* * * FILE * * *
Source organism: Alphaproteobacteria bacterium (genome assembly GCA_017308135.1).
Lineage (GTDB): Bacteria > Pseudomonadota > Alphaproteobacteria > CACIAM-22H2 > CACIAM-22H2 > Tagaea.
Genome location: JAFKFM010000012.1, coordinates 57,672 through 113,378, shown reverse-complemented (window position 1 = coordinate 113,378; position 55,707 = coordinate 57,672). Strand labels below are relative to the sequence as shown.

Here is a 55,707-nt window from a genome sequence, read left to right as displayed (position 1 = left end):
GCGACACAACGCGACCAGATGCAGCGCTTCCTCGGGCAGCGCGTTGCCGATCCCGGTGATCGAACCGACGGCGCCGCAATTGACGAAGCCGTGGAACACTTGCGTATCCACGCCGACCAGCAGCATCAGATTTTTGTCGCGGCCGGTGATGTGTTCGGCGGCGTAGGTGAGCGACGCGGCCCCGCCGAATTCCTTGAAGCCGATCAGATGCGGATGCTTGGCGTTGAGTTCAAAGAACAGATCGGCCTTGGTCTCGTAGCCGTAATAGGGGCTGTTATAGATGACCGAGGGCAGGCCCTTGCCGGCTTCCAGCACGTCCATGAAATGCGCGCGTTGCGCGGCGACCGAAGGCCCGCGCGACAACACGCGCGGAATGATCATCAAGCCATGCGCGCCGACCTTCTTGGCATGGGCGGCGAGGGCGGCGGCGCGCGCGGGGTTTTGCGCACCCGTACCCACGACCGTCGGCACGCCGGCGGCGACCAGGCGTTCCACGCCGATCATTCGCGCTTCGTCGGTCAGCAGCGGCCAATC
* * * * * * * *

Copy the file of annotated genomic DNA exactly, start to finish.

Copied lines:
Source organism: Alphaproteobacteria bacterium (genome assembly GCA_017308135.1).
Lineage (GTDB): Bacteria > Pseudomonadota > Alphaproteobacteria > CACIAM-22H2 > CACIAM-22H2 > Tagaea.
Genome location: JAFKFM010000012.1, coordinates 57,672 through 113,378, shown reverse-complemented (window position 1 = coordinate 113,378; position 55,707 = coordinate 57,672). Strand labels below are relative to the sequence as shown.

Here is a 55,707-nt window from a genome sequence, read left to right as displayed (position 1 = left end):
GCGACACAACGCGACCAGATGCAGCGCTTCCTCGGGCAGCGCGTTGCCGATCCCGGTGATCGAACCGACGGCGCCGCAATTGACGAAGCCGTGGAACACTTGCGTATCCACGCCGACCAGCAGCATCAGATTTTTGTCGCGGCCGGTGATGTGTTCGGCGGCGTAGGTGAGCGACGCGGCCCCGCCGAATTCCTTGAAGCCGATCAGATGCGGATGCTTGGCGTTGAGTTCAAAGAACAGATCGGCCTTGGTCTCGTAGCCGTAATAGGGGCTGTTATAGATGACCGAGGGCAGGCCCTTGCCGGCTTCCAGCACGTCCATGAAATGCGCGCGTTGCGCGGCGACCGAAGGCCCGCGCGACAACACGCGCGGAATGATCATCAAGCCATGCGCGCCGACCTTCTTGGCATGGGCGGCGAGGGCGGCGGCGCGCGCGGGGTTTTGCGCACCCGTACCCACGACCGTCGGCACGCCGGCGGCGACCAGGCGTTCCACGCCGATCATTCGCGCTTCGTCGGTCAGCAGCGGCCAATC